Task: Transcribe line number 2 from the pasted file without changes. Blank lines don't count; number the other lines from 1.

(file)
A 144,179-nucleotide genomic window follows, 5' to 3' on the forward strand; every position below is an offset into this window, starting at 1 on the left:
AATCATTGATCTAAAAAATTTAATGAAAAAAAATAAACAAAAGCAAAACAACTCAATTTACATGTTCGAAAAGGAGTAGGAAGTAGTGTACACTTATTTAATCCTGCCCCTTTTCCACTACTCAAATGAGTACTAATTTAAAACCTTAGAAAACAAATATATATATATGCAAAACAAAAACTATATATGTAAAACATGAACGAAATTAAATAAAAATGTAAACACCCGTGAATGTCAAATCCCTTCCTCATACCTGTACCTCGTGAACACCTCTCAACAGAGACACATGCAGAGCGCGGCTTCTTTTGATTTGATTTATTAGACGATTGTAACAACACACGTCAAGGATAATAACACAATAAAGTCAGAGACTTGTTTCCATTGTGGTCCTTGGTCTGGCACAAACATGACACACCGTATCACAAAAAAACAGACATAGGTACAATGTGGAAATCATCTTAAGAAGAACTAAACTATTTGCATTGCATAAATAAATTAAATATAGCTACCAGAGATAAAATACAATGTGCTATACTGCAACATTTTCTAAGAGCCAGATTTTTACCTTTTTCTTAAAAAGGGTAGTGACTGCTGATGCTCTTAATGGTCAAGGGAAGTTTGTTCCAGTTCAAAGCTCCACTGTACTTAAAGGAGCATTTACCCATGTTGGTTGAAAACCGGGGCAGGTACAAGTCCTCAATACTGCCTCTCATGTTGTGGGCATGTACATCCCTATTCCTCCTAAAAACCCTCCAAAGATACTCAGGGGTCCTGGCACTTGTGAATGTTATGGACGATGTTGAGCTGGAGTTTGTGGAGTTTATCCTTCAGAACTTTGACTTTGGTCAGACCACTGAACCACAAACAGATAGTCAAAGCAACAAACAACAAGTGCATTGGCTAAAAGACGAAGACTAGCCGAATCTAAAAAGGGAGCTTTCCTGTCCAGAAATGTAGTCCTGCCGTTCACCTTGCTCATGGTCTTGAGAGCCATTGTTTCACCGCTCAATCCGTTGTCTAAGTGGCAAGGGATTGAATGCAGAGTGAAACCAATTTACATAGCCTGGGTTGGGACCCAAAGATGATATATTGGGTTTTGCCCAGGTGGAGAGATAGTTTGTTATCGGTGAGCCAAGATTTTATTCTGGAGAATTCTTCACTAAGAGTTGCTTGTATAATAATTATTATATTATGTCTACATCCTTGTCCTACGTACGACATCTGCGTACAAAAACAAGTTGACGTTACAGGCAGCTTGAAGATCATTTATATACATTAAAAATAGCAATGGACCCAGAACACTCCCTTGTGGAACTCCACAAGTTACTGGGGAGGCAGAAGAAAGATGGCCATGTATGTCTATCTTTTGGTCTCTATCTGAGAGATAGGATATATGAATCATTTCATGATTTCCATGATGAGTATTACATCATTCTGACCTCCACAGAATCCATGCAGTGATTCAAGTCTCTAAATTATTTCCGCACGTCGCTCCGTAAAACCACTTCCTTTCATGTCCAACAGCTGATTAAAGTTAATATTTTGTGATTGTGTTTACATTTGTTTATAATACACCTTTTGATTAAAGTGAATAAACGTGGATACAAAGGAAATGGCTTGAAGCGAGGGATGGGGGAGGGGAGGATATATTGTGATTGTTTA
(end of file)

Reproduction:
AATCATTGATCTAAAAAATTTAATGAAAAAAAATAAACAAAAGCAAAACAACTCAATTTACATGTTCGAAAAGGAGTAGGAAGTAGTGTACACTTATTTAATCCTGCCCCTTTTCCACTACTCAAATGAGTACTAATTTAAAACCTTAGAAAACAAATATATATATATGCAAAACAAAAACTATATATGTAAAACATGAACGAAATTAAATAAAAATGTAAACACCCGTGAATGTCAAATCCCTTCCTCATACCTGTACCTCGTGAACACCTCTCAACAGAGACACATGCAGAGCGCGGCTTCTTTTGATTTGATTTATTAGACGATTGTAACAACACACGTCAAGGATAATAACACAATAAAGTCAGAGACTTGTTTCCATTGTGGTCCTTGGTCTGGCACAAACATGACACACCGTATCACAAAAAAACAGACATAGGTACAATGTGGAAATCATCTTAAGAAGAACTAAACTATTTGCATTGCATAAATAAATTAAATATAGCTACCAGAGATAAAATACAATGTGCTATACTGCAACATTTTCTAAGAGCCAGATTTTTACCTTTTTCTTAAAAAGGGTAGTGACTGCTGATGCTCTTAATGGTCAAGGGAAGTTTGTTCCAGTTCAAAGCTCCACTGTACTTAAAGGAGCATTTACCCATGTTGGTTGAAAACCGGGGCAGGTACAAGTCCTCAATACTGCCTCTCATGTTGTGGGCATGTACATCCCTATTCCTCCTAAAAACCCTCCAAAGATACTCAGGGGTCCTGGCACTTGTGAATGTTATGGACGATGTTGAGCTGGAGTTTGTGGAGTTTATCCTTCAGAACTTTGACTTTGGTCAGACCACTGAACCACAAACAGATAGTCAAAGCAACAAACAACAAGTGCATTGGCTAAAAGACGAAGACTAGCCGAATCTAAAAAGGGAGCTTTCCTGTCCAGAAATGTAGTCCTGCCGTTCACCTTGCTCATGGTCTTGAGAGCCATTGTTTCACCGCTCAATCCGTTGTCTAAGTGGCAAGGGATTGAATGCAGAGTGAAACCAATTTACATAGCCTGGGTTGGGACCCAAAGATGATATATTGGGTTTTGCCCAGGTGGAGAGATAGTTTGTTATCGGTGAGCCAAGATTTTATTCTGGAGAATTCTTCACTAAGAGTTGCTTGTATAATAATTATTATATTATGTCTACATCCTTGTCCTACGTACGACATCTGCGTACAAAAACAAGTTGACGTTACAGGCAGCTTGAAGATCATTTATATACATTAAAAATAGCAATGGACCCAGAACACTCCCTTGTGGAACTCCACAAGTTACTGGGGAGGCAGAAGAAAGATGGCCATGTATGTCTATCTTTTGGTCTCTATCTGAGAGATAGGATATATGAATCATTTCATGATTTCCATGATGAGTATTACATCATTCTGACCTCCACAGAATCCATGCAGTGATTCAAGTCTCTAAATTATTTCCGCACGTCGCTCCGTAAAACCACTTCCTTTCATGTCCAACAGCTGATTAAAGTTAATATTTTGTGATTGTGTTTACATTTGTTTATAATACACCTTTTGATTAAAGTGAATAAACGTGGATACAAAGGAAATGGCTTGAAGCGAGGGATGGGGGAGGGGAGGATATATTGTGATTGTTTA